Famed sports writer Red Smith wrote: "Writing is easy. You just open a vein and bleed." Yes, yes, yes. All good writing must come from the heart.
Bonus Tip — writer’s block. Sometimes you hear about "writer's block," where you just get totally stuck. When this happens, you need to get your brain circuits rewired.
Try walking, traveling, sleeping on the other side of the bed, driving to work a different way, or doing a puzzle. Even taking a shower can help (some of the world's greatest discoveries have come in the shower). Just do whatever it takes — or do nothing at all (there's that sub-conscious mind working again) — until you snap out of it.
If you're currently writing, I hope these tips will help you in some way. If you're not writing, perhaps you'll be inspired to give it a try. It's really quite a fascinating hobby or vocation. Just look and listen — material is everywhere.
So don't be afraid to put pen to paper or fingers to keyboard; you might be surprised at what comes out. It can be addicting, though — don't say I didn't warn you!
One of the things my lovely wife and I have always wanted to do is visit the Rock and Roll Hall of Fame in Cleveland, Ohio. Wouldn't you know it the cards fell into place for us to go this summer, which was great, except for my wife still being on chemotherapy for breast cancer treatment. This added dimension made the trip especially interesting.
The museum is situated right on the shore of Lake Erie, a very beautiful location. The building itself, a glass tower designed by architect I. M. Pei, is not the style I would have chosen for a rock-and-roll museum. To me, something more along the lines of a big, funky barn would have been much more fitting.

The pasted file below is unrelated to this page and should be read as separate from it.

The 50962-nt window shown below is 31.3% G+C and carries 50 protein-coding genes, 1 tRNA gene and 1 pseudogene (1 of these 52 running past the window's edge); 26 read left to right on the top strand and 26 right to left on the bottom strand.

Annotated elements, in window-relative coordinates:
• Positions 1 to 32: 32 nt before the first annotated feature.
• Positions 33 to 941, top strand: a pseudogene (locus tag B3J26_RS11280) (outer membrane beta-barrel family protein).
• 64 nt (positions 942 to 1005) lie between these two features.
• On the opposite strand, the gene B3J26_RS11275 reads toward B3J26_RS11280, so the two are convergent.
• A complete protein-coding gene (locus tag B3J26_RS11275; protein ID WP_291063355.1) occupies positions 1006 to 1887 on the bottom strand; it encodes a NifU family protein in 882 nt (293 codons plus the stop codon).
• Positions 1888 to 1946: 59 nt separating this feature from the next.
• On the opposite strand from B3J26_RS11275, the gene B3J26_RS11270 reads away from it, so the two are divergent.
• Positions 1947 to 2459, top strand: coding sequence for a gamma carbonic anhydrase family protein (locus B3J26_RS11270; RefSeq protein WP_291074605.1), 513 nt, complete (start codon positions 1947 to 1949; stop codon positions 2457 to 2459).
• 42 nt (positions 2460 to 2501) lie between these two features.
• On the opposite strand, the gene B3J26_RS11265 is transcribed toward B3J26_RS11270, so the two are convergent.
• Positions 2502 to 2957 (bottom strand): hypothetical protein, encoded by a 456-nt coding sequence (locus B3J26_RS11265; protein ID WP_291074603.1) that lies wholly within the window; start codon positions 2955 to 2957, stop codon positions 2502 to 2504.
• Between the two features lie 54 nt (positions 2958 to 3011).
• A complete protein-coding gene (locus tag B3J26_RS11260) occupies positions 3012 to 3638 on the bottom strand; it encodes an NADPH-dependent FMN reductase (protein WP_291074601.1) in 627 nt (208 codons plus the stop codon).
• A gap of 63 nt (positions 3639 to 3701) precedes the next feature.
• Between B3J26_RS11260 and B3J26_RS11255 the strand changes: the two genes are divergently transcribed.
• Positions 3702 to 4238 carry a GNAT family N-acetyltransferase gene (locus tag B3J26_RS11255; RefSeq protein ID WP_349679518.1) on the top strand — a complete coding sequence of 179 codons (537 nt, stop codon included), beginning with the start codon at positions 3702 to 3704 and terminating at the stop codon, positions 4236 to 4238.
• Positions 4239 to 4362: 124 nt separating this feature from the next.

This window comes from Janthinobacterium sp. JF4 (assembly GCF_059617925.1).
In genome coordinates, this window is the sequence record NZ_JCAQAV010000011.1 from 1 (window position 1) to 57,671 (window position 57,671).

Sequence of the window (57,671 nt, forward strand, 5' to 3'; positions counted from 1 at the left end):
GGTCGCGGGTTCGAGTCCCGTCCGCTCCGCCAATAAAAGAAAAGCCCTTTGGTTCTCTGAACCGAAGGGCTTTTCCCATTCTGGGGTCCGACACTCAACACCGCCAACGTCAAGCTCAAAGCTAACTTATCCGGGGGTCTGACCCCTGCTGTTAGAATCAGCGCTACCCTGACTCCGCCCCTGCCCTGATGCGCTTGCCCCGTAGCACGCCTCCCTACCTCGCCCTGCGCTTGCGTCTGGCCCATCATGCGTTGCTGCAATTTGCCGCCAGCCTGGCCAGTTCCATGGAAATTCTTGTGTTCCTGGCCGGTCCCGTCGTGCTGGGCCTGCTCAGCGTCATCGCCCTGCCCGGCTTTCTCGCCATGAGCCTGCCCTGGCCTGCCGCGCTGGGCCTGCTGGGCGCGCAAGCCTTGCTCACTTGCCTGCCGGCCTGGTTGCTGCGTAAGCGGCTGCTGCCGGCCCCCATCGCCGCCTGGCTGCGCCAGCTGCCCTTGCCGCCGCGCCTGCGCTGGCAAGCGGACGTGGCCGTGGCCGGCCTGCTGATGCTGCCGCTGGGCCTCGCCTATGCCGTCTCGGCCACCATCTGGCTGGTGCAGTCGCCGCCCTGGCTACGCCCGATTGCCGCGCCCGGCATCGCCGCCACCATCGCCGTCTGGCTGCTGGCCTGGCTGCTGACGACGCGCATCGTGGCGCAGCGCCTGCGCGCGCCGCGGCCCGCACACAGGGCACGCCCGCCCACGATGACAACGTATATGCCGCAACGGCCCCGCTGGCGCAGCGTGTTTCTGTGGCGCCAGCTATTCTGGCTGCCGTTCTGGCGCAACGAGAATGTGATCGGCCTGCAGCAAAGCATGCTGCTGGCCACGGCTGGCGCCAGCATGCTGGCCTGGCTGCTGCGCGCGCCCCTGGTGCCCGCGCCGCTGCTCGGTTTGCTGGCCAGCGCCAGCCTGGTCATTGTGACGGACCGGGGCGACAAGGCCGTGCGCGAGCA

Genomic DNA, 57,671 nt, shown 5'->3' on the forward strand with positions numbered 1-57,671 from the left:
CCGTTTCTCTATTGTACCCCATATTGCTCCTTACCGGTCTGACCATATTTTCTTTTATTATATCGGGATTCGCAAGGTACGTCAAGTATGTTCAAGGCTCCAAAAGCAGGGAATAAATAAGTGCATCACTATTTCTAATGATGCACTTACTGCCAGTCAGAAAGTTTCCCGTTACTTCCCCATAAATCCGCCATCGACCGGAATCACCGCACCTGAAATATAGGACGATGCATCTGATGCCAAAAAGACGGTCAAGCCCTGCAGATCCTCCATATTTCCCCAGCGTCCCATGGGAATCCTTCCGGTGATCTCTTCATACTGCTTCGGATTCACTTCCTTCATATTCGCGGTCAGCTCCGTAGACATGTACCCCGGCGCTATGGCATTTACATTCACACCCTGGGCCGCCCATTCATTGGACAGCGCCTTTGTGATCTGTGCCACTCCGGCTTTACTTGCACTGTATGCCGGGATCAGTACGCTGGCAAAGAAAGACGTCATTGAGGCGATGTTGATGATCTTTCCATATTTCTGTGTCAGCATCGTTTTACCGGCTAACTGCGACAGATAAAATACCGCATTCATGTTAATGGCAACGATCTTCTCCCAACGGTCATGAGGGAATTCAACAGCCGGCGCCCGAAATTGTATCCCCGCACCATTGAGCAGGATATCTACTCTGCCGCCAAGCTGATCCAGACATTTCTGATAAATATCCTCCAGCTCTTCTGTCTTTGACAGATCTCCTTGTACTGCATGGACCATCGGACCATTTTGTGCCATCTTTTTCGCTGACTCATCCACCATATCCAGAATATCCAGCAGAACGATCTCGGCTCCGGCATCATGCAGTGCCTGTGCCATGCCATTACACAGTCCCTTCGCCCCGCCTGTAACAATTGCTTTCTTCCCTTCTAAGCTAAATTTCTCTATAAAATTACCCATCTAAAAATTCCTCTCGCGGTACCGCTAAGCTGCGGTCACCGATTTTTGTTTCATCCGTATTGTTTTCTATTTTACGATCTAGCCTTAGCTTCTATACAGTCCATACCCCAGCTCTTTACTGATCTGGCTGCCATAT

Also, I would have added some kind of parking close by. You have to park by the science museum next door, which is fine if you can walk, but not everyone can do that.
When you're on chemotherapy for cancer treatment, you have good days and bad days. That's over-simplifying it greatly, but that's basically what it is.
On the day we visited the Rock and Roll Hall of Fame, my wife would never have been able to do all the walking required, so we brought along a borrowed wheelchair. She's wheeled around other disabled people before, but she'd never needed to be wheeled herself, and I'd never used one in any fashion, so it was all new to both of us.
After paying to park in an enclosed garage, I got the wheelchair set-up (took me a while to figure out how to do it). Then I loaded my wife in and proceeded to try to find my way to the hall of fame.